A successful undercover agent must be confident, able to remain calm and have the ability to develop strong relationships with their targets. They also need to be adept at disguising themselves.
To initiate a Group II undercover operation, an SAC must delegate that authority to designated Assistant Special Agents in Charge. This delegation must be in writing.
How they work
Undercover police officers infiltrate criminal organizations to gather evidence about their activities and sometimes participate in their arrest. This kind of work can be very dangerous, and undercover agents must often be prepared to face dangers such as physical injury or death. The risk is especially high for those tasked with dealing in illegal drugs or engaging in narcotics-related financial activity.
Many of these operations require sophisticated undercover work, such as establishing storefront money laundering operations or observing suspected organized crime figures handling illicit proceeds of crime. These operations can be extremely expensive and take a long time to produce convictions. Undercover officers in these types of investigations must also be able to resist temptation and not accept bribes or other rewards. They must be able to tolerate the tumultuous morale in the criminal organization, and they should not develop sympathies for or become co-opted by targets (Albanese, 1996:181).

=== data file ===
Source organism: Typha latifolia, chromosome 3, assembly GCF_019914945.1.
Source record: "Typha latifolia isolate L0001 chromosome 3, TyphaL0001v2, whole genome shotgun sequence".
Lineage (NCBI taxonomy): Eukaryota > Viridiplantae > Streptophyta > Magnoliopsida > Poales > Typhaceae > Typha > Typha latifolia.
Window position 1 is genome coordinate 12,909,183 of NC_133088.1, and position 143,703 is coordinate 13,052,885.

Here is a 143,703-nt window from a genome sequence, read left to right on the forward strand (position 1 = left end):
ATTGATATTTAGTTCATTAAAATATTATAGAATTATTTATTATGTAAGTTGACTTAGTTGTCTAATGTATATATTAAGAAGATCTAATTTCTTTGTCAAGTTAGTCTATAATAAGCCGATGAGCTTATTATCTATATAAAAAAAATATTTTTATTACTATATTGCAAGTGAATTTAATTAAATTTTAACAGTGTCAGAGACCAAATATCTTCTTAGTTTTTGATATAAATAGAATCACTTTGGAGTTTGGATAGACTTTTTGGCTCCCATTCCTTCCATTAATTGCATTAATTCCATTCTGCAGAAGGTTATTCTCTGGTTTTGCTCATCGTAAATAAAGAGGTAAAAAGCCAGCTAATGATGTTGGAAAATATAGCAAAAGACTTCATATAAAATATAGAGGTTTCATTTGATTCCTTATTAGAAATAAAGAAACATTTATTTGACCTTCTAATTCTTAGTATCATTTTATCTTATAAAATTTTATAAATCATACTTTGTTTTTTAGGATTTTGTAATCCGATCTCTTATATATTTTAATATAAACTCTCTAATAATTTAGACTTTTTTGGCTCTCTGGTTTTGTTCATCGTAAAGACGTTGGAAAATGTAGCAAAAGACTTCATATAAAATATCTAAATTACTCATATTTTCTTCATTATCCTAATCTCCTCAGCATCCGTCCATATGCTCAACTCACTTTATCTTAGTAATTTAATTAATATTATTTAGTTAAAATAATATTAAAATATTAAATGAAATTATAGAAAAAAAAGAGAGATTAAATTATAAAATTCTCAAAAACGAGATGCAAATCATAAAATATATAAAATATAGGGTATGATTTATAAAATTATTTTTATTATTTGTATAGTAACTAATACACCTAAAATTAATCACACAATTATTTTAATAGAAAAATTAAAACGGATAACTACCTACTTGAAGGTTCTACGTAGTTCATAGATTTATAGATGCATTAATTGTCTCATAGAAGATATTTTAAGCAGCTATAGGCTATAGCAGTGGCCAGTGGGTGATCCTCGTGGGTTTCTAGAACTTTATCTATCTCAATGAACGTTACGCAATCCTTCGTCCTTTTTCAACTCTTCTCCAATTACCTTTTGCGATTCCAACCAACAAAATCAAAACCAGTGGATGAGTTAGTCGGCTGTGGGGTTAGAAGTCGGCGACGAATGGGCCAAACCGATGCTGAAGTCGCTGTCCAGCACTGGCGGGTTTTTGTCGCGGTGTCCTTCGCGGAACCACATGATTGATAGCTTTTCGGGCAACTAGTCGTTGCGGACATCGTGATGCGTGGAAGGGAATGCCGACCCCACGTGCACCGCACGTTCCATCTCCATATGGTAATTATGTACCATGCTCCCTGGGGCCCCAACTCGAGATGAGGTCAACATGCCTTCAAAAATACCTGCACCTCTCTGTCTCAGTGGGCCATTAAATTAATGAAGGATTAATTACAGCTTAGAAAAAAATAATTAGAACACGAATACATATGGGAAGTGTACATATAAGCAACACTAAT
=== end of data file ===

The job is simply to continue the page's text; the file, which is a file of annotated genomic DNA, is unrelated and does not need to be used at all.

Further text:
In other cases, investigators may enlist an undercover officer to infiltrate their target, but will only allow him or her to make limited contacts with the suspect. For example, a narcotics investigator might ask an undercover officer to perform weekly “home visit buys” of drugs from the dealer. These buys can quickly grow in scope as the undercover officer tries to impress the dealer by making larger and more frequent purchases.
What they wear
While officers in uniform may wear a specific outfit, undercover agents are expected to blend in with the people they meet. That means a lot of time and effort goes into the costume, hair, and makeup to make sure they can play their role convincingly.
Depending on their assignment, undercover officers might wear the uniform of the group they’re impersonating or something more casual. They also use a variety of accessories to help them blend in, including hats, sunglasses, and jewelry. They might even use a fake accent to sound like the people they’re working with.
For example, if an undercover agent is infiltrating a gang, they might grow long hair and a beard to look more authentic. However, if they’re impersonating a drug dealer, they might just use more of the standard vice squad wardrobe.
If you’re unsure whether someone is an undercover officer, keep an eye out for any clues. They might have a large, bulky jacket or cargo pants with lots of pockets. The clothing might be brand-new and the labels might read Mossimo, Merona, or And1.